Although many of today’s automated marketing tools boast that they improve operational efficiency and increase revenues, those solutions are often too costly and time-consuming to implement, learn and maintain. Continue reading to explore the barriers to adoption, along with the automated tools and features that companies need to overcome these barriers.

Laborious implementation

You’ll surely get amped when you see all the magical things that automated marketing tools can do for you. Well I don’t mean to crush your dreams, but Venture Beat found that marketers only use an average of 32% of the capability of each solution they implement. That could be because 61% of businesses agree that the implementation process is difficult ( and Circle Research).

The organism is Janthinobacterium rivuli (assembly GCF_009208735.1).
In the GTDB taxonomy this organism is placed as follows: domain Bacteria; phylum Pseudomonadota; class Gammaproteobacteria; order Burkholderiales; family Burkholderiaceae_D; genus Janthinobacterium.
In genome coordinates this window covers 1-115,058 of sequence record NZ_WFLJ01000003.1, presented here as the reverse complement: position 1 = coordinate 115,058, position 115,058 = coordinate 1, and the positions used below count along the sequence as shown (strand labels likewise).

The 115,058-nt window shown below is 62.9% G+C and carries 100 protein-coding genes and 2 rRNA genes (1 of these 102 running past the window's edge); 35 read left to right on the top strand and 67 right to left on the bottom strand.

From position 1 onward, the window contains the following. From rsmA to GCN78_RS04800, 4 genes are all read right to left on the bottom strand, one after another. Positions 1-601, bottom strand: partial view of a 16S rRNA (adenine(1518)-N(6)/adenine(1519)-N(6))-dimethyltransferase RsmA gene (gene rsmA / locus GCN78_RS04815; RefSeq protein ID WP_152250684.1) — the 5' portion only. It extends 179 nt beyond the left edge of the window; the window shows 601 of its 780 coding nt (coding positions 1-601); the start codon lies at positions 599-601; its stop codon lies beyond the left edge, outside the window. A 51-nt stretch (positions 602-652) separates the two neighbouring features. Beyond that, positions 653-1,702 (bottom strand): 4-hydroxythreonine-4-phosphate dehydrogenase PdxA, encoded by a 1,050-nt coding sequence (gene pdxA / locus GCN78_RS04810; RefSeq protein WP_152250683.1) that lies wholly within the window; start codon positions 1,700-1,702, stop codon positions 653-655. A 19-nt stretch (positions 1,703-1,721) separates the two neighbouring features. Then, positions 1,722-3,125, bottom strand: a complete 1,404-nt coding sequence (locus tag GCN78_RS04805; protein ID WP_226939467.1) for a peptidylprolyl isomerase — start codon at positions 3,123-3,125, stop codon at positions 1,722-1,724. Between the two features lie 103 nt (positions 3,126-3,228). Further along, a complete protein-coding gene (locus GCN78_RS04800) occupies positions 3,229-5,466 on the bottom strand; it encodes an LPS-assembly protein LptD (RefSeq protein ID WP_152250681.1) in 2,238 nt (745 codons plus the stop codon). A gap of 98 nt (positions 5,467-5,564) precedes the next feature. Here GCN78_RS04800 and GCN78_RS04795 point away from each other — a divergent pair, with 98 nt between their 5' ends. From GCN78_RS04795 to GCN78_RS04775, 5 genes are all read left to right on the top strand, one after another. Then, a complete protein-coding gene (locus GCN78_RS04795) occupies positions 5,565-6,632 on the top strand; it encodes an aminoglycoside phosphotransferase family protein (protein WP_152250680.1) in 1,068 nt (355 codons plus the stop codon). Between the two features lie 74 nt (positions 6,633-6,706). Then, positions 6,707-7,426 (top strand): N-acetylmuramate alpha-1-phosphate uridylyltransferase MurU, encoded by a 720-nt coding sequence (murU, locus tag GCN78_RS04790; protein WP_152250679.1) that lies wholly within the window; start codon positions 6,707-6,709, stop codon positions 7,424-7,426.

The problem is that the vast majority of automated marketing platforms do not work directly out of the box. Here are some of the headaches this major inconvenience can cause:

  • Marketing automation platforms require extensive client input to get fully set up.
  • It’s agonizingly time-consuming to attend scheduled implementation meetings and complete configuration assignments.
  • They’re not easy to integrate with existing marketing platforms.

As a result, marketing and IT departments are tasked to work together to overhaul the company’s IT infrastructure, troubleshoot stubborn APIs and set all sorts of different configurations.

Even for some of the most basic configurations, companies spend a good chunk of time integrating marketing automation with their existing marketing tools. On average, it takes 59% of businesses up to six months, and 17% up to one year to fully adopt and implement a marketing automation platform (Pepper).

This almost defeats the main benefit of marketing automation—saving marketers time. Although marketers do in fact save time in the future, they’re nearly making it up in the time it takes to fully implement a platform that truly improves their targeting and betters their email marketing.